Effects of pemphigus antibody on the organization of microtubules and keratin-intermediate filaments in cultured human keratinocytes.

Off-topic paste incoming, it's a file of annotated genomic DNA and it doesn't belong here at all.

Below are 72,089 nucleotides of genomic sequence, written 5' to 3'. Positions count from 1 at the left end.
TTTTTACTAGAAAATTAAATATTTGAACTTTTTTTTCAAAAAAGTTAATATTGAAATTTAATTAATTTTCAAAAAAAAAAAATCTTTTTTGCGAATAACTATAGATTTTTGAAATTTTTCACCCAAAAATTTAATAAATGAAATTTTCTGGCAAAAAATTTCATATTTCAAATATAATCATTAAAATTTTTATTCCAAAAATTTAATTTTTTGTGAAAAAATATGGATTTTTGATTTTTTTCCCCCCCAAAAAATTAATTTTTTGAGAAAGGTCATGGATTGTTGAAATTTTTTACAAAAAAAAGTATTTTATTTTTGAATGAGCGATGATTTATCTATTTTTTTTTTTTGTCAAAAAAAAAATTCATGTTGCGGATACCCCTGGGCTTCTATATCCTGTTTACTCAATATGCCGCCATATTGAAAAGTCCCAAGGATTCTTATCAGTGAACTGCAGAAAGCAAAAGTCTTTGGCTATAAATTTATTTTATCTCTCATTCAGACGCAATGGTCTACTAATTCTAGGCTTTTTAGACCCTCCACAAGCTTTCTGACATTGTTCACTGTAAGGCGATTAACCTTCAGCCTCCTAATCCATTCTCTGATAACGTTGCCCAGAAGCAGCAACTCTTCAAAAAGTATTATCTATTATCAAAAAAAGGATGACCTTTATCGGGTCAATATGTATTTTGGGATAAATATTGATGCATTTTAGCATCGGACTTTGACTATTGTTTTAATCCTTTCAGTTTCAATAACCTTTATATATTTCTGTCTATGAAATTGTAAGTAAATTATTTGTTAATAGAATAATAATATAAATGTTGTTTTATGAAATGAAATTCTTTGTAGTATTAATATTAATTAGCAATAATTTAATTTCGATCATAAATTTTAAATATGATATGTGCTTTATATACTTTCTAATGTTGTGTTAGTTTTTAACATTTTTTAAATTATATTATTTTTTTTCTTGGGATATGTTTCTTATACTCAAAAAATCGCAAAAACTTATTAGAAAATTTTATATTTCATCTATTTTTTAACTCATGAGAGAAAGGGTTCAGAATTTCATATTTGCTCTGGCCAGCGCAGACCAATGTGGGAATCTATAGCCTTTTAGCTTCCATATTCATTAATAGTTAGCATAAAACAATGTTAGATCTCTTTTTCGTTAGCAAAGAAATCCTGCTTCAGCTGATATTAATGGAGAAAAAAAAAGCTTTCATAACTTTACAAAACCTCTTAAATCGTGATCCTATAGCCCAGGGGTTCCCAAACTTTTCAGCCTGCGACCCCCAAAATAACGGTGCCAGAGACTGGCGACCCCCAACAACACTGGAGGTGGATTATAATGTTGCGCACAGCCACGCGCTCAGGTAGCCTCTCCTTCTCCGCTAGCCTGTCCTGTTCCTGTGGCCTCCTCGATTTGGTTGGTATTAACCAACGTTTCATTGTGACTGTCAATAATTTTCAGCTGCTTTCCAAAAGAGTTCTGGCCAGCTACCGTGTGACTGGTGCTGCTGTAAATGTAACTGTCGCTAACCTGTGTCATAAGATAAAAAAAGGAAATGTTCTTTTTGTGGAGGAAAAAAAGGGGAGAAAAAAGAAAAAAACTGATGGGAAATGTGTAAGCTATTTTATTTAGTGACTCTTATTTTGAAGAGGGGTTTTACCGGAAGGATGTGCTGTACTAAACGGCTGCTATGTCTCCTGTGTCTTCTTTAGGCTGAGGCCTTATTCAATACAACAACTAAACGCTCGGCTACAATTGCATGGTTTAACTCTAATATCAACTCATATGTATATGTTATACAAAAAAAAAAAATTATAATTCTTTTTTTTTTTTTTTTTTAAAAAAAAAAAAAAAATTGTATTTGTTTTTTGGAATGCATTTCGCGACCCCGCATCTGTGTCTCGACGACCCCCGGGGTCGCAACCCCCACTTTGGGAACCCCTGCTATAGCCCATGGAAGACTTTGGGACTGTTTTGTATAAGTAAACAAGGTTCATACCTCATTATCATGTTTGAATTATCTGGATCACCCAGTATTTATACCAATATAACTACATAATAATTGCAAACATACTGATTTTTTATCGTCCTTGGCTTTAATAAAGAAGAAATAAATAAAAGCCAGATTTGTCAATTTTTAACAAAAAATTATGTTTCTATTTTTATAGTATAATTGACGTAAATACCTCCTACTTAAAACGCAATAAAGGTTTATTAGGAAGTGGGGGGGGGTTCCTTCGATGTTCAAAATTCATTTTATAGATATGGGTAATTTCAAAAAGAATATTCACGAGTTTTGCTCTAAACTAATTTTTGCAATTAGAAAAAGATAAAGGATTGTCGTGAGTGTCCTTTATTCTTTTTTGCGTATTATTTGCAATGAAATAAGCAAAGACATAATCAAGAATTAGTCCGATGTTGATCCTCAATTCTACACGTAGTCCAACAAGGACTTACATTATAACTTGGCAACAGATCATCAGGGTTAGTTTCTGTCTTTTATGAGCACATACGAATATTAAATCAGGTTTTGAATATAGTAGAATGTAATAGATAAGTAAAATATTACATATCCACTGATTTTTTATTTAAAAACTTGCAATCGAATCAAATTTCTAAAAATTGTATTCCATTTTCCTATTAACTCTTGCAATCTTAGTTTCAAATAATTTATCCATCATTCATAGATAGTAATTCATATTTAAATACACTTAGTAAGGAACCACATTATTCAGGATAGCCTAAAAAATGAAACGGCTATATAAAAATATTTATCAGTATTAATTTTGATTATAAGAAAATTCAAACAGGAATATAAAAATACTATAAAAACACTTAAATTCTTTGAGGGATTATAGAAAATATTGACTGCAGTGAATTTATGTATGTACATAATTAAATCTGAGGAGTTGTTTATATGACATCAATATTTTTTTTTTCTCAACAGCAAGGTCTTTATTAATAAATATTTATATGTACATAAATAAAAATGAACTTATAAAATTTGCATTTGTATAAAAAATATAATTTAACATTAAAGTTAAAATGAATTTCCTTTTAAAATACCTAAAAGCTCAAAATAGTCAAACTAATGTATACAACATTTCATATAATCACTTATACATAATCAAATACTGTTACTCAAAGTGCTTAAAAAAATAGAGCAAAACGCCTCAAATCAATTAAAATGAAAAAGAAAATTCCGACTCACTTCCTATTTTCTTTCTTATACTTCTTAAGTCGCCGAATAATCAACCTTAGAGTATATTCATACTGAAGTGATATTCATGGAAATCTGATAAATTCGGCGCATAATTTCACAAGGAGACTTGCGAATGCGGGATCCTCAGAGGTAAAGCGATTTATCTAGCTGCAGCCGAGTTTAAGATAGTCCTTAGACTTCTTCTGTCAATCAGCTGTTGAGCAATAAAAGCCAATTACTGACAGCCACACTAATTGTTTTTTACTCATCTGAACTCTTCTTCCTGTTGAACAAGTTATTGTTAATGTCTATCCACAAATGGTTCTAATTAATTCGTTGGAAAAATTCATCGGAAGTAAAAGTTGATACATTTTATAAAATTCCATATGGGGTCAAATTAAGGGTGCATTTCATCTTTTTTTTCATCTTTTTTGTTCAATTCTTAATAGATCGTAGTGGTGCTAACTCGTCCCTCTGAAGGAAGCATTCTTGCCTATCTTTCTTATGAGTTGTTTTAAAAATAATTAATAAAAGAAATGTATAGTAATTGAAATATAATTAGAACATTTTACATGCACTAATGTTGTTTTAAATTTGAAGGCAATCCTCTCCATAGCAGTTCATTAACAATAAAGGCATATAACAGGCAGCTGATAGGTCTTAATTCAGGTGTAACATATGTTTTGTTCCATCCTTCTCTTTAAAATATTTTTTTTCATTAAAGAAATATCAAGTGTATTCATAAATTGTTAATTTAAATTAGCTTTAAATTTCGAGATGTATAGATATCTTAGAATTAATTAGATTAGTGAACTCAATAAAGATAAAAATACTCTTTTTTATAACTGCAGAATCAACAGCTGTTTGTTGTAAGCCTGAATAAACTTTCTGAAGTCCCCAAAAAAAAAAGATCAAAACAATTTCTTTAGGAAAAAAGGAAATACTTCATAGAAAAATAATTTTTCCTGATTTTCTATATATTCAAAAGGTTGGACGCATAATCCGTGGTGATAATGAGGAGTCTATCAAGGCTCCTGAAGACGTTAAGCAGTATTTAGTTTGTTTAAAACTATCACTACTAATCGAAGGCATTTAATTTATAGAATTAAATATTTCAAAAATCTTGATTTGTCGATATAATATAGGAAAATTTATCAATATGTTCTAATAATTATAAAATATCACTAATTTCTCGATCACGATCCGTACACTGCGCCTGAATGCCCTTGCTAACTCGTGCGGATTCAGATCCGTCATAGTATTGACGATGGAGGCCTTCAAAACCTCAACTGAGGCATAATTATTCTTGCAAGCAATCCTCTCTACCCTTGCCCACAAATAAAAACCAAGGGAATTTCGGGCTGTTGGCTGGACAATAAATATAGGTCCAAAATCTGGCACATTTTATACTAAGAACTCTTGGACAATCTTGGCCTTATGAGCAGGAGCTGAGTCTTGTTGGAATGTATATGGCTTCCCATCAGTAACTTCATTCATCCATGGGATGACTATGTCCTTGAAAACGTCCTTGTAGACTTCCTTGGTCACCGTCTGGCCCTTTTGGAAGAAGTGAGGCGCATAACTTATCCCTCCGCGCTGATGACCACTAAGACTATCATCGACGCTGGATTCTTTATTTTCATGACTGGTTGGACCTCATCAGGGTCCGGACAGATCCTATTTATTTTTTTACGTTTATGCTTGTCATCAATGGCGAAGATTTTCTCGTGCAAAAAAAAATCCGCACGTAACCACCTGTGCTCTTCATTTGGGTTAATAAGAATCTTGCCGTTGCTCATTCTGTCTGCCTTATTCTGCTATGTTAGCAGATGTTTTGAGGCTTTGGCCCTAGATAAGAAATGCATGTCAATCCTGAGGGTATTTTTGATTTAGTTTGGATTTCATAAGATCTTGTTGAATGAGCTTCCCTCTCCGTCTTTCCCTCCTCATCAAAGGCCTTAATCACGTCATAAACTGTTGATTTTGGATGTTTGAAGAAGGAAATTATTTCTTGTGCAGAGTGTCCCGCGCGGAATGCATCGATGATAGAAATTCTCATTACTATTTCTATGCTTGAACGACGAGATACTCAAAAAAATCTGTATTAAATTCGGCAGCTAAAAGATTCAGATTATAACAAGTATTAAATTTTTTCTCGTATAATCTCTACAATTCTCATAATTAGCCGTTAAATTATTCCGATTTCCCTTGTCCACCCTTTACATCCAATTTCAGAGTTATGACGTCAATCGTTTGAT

It has been suggested that pemphigus antibodies (PA) react with the surface molecules on keratinocytes, and induce the production and release of proteases resulting in acantholysis. If this is the case, the immunoreactions on the cell surface may send signals to the interior of the cell across the membrane. The present study was carried out to determine whether or not cytoskeletons [microtubules (MT) and keratin-intermediate filaments (KIF)] respond to PA-immunoreactions in cultured human keratinocytes, by indirect immunofluorescence microscopy using anti-keratin and anti-alpha-tubulin antibodies. During incubation for 30 min to 72 h in a PA-containing medium with a normal concentration of Ca2+ (1.2 mM), no changes in MT or KIF organization were detected. Alterations in the organization of these filaments were observed 96 h after addition of PA. When cells grown in a normal medium for 5-7 days were transferred to a medium containing PA and a low level of Ca2+ (0.07-0.14 mM) the reorganization of KIFs and MTs occurred after 1 h incubation. However, no reorganization of the cytoskeletons was detected in the absence of cell detachment. These observations suggest that the pemphigus antibody-induced reorganization of MTs and KIFs does not precede acantholysis and is probably secondary to it, but is not a direct transmembrane response. The present study also showed that immunofluorescence microscopy of KIFs may be one of the most sensitive methods for detecting early cell-to-cell dissociation in cultured keratinocytes.


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